But the court gave this argument a thumbs down with respect to the issue of liability.
“Section 4 conflicts with the core principles of Montana’s strict products liability law,” the court explained. “To recognize Section 4 improperly would inject into strict products liability analysis the manufacturer’s reasonableness and level of care—concepts that are fundamental to negligence law, but irrelevant on the issue of design defect liability.”
And the court wasn’t about to second-guess the trial judge on this issue:
“The District Court emphasized in its post-trial order that the FMVSS 213 ‘addresses only minimum levels of performance in 27-30 mph frontal impacts.’ The court further noted that ‘FMVSS 213 does not set forth any requirements, or create any reasonable expectations in the mind of the manufacturer, concerning the dynamic performance of a child seat in a motor vehicle rollover.’ The court stated that evidence at trial had established that ‘the dynamic forces unleashed in a high-speed rollover collision are very different from those present in a minimal 27 to 30 mph frontal crash.’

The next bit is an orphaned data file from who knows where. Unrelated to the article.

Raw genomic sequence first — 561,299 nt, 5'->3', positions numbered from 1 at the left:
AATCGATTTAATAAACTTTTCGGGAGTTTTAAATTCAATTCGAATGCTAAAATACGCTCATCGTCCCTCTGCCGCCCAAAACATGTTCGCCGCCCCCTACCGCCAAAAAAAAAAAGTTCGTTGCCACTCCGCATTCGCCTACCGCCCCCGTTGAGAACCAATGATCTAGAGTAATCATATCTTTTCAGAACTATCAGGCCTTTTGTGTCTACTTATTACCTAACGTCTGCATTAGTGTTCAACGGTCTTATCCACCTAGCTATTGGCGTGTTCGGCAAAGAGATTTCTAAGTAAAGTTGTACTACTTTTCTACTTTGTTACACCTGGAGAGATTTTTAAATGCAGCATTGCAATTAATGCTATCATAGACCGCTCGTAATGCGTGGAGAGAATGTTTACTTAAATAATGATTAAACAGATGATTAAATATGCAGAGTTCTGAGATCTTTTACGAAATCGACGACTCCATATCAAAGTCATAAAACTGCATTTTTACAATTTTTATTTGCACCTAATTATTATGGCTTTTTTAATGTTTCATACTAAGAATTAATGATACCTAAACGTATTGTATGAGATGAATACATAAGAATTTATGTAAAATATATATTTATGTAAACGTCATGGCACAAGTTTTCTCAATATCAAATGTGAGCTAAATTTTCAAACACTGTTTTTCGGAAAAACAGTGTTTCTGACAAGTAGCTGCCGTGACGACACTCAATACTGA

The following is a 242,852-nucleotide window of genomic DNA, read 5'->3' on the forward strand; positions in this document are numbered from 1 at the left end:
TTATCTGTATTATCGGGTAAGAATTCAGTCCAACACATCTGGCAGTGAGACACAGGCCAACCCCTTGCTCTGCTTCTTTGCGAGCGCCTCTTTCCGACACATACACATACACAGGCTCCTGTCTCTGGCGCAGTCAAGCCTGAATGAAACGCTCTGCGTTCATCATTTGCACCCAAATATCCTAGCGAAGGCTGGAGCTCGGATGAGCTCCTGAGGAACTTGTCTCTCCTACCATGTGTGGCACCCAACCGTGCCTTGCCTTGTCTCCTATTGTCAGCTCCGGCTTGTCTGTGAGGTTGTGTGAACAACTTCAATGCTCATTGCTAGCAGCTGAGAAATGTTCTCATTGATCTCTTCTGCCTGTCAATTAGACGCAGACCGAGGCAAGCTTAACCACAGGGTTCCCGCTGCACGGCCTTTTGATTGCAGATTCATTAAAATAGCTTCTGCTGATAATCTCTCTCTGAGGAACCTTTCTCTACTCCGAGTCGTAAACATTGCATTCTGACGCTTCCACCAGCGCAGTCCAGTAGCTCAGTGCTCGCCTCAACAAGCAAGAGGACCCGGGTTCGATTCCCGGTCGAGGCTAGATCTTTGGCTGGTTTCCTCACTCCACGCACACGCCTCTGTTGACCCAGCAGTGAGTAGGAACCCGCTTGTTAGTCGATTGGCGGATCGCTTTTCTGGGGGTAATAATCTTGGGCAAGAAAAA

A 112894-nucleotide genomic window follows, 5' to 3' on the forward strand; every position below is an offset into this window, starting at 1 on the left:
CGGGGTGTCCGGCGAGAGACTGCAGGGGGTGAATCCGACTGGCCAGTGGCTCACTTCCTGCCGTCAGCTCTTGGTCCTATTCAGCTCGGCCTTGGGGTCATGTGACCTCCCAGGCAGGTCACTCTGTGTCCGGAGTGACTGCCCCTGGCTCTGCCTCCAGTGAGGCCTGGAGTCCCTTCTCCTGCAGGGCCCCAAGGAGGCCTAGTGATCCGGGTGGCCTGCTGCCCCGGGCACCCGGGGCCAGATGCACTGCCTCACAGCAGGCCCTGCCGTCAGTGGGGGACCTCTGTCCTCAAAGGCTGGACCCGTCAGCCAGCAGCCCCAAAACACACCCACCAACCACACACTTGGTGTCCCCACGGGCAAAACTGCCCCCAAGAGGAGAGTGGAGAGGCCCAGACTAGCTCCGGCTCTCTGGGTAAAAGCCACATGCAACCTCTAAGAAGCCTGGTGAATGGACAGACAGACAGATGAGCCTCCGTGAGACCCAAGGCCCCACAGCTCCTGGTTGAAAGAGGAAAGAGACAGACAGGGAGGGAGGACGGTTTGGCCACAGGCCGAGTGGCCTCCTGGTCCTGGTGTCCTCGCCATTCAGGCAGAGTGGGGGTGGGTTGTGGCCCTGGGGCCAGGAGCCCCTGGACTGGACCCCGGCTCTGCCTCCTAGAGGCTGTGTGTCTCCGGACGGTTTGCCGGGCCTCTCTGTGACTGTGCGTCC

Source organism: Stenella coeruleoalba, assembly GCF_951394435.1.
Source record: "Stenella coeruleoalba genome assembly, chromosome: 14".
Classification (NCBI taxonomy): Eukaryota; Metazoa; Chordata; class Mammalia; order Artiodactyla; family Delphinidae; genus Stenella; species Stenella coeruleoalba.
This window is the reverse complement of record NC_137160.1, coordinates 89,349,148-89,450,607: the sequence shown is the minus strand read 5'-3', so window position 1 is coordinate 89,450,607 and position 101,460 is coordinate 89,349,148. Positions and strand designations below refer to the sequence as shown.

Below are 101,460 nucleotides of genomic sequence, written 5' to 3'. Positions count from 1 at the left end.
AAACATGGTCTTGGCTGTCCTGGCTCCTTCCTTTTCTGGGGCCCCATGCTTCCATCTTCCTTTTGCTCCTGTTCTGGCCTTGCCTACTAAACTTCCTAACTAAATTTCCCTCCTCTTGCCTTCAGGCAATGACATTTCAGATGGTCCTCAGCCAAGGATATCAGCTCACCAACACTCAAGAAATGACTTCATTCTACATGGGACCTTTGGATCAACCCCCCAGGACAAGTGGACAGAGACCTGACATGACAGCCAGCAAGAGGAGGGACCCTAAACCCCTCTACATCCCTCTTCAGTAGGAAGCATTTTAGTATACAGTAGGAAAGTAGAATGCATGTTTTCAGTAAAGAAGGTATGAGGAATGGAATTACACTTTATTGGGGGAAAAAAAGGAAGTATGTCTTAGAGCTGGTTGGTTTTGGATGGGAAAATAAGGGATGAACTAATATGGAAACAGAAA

“The District Court added that ‘the risk of mischief and jury confusion’ inherent in allowing Evenflo to defend based on the ‘self-serving’ argument that the OMW model 207 had ‘passed’ FMVSS 213 was ‘particularly apparent when the limited purpose of the federal motor vehicle standards is viewed in the light of Montana products liability law.’”
But pay attention, defense attorneys, because the state supreme court went on to decide that evidence of Evenflo’s compliance with federal safety regulations was admissible on the issue of punitive damages.
“Evidence of Evenflo’s good faith effort to comply with all government regulations, including FMVSS 213, ‘would be evidence of conduct inconsistent with the mental state requisite for punitive damages,’” the court said.